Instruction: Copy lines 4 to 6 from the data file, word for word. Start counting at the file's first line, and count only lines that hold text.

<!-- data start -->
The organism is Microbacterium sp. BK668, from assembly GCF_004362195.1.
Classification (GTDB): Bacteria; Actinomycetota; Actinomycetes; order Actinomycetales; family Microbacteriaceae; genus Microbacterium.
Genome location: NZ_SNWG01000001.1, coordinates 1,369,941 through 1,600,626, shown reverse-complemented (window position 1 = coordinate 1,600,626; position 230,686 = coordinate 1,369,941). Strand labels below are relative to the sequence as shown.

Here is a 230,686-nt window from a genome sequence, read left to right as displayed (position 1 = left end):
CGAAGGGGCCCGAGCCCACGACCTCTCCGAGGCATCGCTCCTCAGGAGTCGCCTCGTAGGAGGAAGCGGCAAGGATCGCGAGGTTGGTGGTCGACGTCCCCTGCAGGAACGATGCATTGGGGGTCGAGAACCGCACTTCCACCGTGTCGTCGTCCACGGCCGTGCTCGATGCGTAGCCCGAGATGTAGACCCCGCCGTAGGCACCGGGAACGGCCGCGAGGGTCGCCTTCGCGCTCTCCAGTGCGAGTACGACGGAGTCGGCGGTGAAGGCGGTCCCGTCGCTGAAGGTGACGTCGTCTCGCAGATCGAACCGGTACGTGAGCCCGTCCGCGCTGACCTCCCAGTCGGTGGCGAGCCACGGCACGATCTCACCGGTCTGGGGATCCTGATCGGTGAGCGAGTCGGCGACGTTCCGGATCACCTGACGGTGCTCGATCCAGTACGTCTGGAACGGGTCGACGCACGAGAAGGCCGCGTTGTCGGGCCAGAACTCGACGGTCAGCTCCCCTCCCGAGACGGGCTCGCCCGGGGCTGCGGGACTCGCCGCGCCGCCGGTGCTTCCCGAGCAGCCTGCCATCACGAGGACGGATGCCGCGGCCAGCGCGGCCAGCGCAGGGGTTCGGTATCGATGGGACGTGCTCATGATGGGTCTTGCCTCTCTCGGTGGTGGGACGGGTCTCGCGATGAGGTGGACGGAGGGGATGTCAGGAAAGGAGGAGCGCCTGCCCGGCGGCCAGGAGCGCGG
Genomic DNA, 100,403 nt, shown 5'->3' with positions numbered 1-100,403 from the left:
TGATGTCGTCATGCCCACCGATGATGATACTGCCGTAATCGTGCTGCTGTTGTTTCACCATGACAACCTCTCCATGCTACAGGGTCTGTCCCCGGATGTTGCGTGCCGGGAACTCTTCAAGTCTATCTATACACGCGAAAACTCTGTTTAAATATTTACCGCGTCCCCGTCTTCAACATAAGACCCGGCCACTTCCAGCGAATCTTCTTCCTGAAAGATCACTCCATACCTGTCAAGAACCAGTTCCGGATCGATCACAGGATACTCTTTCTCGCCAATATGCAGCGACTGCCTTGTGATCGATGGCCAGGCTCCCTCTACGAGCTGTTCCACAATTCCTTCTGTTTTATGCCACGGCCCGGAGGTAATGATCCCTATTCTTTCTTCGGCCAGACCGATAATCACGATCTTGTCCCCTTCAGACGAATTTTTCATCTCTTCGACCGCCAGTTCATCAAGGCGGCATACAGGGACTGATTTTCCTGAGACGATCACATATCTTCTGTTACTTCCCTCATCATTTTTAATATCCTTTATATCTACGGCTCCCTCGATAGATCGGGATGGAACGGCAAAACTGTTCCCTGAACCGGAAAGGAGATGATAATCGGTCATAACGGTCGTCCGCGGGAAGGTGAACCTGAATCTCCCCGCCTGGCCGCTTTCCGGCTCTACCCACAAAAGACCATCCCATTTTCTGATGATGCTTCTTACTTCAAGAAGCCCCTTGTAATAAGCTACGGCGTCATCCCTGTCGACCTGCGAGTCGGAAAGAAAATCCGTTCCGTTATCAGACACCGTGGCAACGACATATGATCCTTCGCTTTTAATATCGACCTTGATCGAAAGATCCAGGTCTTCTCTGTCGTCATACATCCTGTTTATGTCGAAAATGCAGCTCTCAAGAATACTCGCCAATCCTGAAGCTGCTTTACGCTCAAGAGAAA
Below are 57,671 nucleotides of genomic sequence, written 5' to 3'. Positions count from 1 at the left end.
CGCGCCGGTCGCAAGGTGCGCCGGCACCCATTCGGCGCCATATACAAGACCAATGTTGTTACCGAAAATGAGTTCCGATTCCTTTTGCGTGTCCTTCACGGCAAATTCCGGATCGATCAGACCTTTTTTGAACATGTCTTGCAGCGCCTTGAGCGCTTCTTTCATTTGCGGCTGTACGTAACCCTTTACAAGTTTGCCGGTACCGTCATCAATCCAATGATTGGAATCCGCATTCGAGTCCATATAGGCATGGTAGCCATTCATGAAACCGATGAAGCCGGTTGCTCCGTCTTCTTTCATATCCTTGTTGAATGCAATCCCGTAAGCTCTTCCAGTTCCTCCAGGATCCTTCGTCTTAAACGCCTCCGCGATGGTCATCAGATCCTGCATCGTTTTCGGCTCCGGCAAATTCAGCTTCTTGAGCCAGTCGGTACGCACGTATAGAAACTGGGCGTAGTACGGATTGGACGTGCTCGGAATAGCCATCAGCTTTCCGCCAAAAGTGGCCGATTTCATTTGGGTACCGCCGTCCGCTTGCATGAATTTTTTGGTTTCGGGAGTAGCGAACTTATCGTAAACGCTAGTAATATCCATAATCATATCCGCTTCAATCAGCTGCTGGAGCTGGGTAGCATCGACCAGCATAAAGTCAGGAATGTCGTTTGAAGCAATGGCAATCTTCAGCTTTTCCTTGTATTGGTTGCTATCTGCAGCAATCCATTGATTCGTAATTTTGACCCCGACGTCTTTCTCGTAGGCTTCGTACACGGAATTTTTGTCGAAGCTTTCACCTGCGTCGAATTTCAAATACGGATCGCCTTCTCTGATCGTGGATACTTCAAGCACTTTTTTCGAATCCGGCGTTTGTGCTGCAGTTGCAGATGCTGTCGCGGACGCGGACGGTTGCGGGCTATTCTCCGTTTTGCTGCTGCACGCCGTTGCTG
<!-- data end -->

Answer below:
Here is a 230,686-nt window from a genome sequence, read left to right as displayed (position 1 = left end):
CGAAGGGGCCCGAGCCCACGACCTCTCCGAGGCATCGCTCCTCAGGAGTCGCCTCGTAGGAGGAAGCGGCAAGGATCGCGAGGTTGGTGGTCGACGTCCCCTGCAGGAACGATGCATTGGGGGTCGAGAACCGCACTTCCACCGTGTCGTCGTCCACGGCCGTGCTCGATGCGTAGCCCGAGATGTAGACCCCGCCGTAGGCACCGGGAACGGCCGCGAGGGTCGCCTTCGCGCTCTCCAGTGCGAGTACGACGGAGTCGGCGGTGAAGGCGGTCCCGTCGCTGAAGGTGACGTCGTCTCGCAGATCGAACCGGTACGTGAGCCCGTCCGCGCTGACCTCCCAGTCGGTGGCGAGCCACGGCACGATCTCACCGGTCTGGGGATCCTGATCGGTGAGCGAGTCGGCGACGTTCCGGATCACCTGACGGTGCTCGATCCAGTACGTCTGGAACGGGTCGACGCACGAGAAGGCCGCGTTGTCGGGCCAGAACTCGACGGTCAGCTCCCCTCCCGAGACGGGCTCGCCCGGGGCTGCGGGACTCGCCGCGCCGCCGGTGCTTCCCGAGCAGCCTGCCATCACGAGGACGGATGCCGCGGCCAGCGCGGCCAGCGCAGGGGTTCGGTATCGATGGGACGTGCTCATGATGGGTCTTGCCTCTCTCGGTGGTGGGACGGGTCTCGCGATGAGGTGGACGGAGGGGATGTCAGGAAAGGAGGAGCGCCTGCCCGGCGGCCAGGAGCGCGG
Genomic DNA, 100,403 nt, shown 5'->3' with positions numbered 1-100,403 from the left: